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Good scores are more common than bad, because fortunately good products are more common than bad.
The Bell Gage manages to combine a high level of comfort with plenty of ventilation and a light weight.
This new helmet takes over from the Volt at the head (thank you very much) of the Bell range – it's the one that Bell's sponsored riders are now using. It's considerably lighter than the Volt, our medium model weighing in at 235g. There are lighter helmets on offer – the Aeon we reviewed from Bell's stablemate Giro hit the scales at just 189g, for example – but the Gage is a highly reasonable weight for a race helmet.
Bell keep the grams down by using lightweight reinforcement within the EPS (expanded polystyrene) structure. You can see the skeleton running through some of the vents up front. This allows them to increase the size of the vents without affecting safety.
Like most – but not all – high-end helmets, the Gage is in-moulded. This means that rather than being created separately and then stuck together, the EPS foam is forced into the microshell cap while it's in the mould so that they're structurally integrated, benefiting durability.
Fit is handled by Bell's Twin Axis Gear (TAG) system. That allows you to move the whole of the rear part of the cradle up and down really easily. You can choose from three different positions according to the size and shape of your head. Then a simple dial allows you to adjust the tightness of the fit. It's easy to move one handed if you want to fine tune things on the go.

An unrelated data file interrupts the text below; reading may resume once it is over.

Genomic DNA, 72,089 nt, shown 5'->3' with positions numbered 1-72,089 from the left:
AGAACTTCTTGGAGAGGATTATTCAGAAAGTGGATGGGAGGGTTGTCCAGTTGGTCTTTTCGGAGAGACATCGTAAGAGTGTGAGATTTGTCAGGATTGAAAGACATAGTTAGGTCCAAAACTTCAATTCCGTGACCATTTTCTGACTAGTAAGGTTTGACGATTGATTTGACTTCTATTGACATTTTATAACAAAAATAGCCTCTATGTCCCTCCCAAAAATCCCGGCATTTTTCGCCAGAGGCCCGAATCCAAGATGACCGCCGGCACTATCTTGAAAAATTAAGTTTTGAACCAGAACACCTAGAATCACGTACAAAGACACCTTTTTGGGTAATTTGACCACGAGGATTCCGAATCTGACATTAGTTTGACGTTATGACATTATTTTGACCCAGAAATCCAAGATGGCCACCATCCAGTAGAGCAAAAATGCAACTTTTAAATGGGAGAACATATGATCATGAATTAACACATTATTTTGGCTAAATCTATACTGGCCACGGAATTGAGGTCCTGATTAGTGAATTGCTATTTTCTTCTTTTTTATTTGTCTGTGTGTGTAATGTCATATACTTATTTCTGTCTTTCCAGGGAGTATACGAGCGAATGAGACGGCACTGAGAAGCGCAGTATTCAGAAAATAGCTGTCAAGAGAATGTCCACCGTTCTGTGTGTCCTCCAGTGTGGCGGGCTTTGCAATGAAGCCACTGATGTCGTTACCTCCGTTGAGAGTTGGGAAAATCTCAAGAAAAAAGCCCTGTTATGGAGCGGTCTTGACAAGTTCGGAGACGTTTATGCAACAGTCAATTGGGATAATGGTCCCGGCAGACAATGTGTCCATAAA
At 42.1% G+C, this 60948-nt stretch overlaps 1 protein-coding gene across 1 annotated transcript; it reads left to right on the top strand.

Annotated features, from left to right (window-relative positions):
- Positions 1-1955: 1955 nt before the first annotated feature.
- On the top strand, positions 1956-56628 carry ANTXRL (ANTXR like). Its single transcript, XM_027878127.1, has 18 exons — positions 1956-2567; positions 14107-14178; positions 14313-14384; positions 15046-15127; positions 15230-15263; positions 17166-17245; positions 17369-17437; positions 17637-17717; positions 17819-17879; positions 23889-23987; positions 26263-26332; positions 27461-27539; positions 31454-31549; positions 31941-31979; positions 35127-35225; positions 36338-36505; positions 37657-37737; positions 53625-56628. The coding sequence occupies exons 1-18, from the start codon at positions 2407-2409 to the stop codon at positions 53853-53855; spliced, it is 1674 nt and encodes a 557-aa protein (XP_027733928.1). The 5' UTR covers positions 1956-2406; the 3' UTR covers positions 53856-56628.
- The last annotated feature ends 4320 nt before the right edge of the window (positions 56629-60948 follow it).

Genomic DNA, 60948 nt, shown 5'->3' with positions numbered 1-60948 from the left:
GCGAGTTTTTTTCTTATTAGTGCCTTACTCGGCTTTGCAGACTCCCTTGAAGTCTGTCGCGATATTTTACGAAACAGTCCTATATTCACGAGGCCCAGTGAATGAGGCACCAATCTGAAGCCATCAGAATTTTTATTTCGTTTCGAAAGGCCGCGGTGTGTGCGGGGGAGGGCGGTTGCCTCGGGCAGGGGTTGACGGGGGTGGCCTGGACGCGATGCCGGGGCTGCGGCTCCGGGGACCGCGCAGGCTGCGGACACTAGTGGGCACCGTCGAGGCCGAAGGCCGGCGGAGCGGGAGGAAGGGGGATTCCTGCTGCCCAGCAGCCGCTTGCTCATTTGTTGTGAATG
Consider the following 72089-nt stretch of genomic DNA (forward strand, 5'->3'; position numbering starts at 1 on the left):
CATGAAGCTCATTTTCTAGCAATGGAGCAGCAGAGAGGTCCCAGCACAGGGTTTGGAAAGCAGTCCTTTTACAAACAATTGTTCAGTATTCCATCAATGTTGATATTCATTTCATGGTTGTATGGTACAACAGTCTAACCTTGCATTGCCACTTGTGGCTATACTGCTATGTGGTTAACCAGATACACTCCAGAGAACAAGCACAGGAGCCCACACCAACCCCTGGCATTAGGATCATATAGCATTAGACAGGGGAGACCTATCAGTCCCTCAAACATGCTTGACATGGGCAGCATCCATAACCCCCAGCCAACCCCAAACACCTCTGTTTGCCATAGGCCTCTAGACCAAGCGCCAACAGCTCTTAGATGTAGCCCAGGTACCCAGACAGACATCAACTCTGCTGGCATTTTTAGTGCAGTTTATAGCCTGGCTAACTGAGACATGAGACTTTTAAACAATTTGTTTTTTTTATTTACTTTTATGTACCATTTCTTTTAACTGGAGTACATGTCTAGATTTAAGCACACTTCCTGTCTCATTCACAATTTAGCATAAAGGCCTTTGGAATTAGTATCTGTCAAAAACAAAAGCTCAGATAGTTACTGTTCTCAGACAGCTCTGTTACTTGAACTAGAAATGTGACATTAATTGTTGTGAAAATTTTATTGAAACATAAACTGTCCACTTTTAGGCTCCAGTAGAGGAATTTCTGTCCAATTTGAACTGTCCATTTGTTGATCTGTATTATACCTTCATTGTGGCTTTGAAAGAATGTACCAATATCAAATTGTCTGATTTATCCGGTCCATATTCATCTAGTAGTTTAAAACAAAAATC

Some helmet brands will fit your head better than others and there's no substitute for trying one on before you part with your cash. That said, the Gage's fit is adjustable enough that it'll suit a whole range of different head shapes comfortably.
The straps are a very lightweight webbing which looks a whole lot like the fabric Giro use in their Aeon lid. If it's not the same stuff, it's very closely related. You just cut it to length and melt the ends so they don't fray, as you would with any other straps. Cam-lock guides make sorting the straps super-easy and they've stayed in place perfectly once set.
If you're a vent counter, you get 26 here. More significant is the fact that they take a whole lot of cool air inside. The ports at the front are large and internal channels allow the air to pass over your head before exiting out the back. That's the theory, anyway, and I never suffered from a hot head during testing so I'm saying it works. I do reckon my head stays slightly cooler in a Giro Aeon, but just a smidge and that helmet is £40 more expensive.
The padding inside is Antimicrobial X-Static so it inhibits the growth of bacteria which, in turn, reduces the chance of odour building up. A quick test – sniff, sniff – says it's doing well so far. Those pads are really easy to take out and wash when they become hard to live with.
Equally good, one of the pads extends right across your forehead to reduce the possibility of sweat dripping down into your eyes. Well, it works until you've sweated so much that it becomes saturated.
The one thing we don't test helmets for is the one thing they're princiapally designed to do: keep your head safe in the event of a crash. The safety authorities are better placed than us to comment on that and the Gage, of course, meets the necessary safety standard (CE EN178).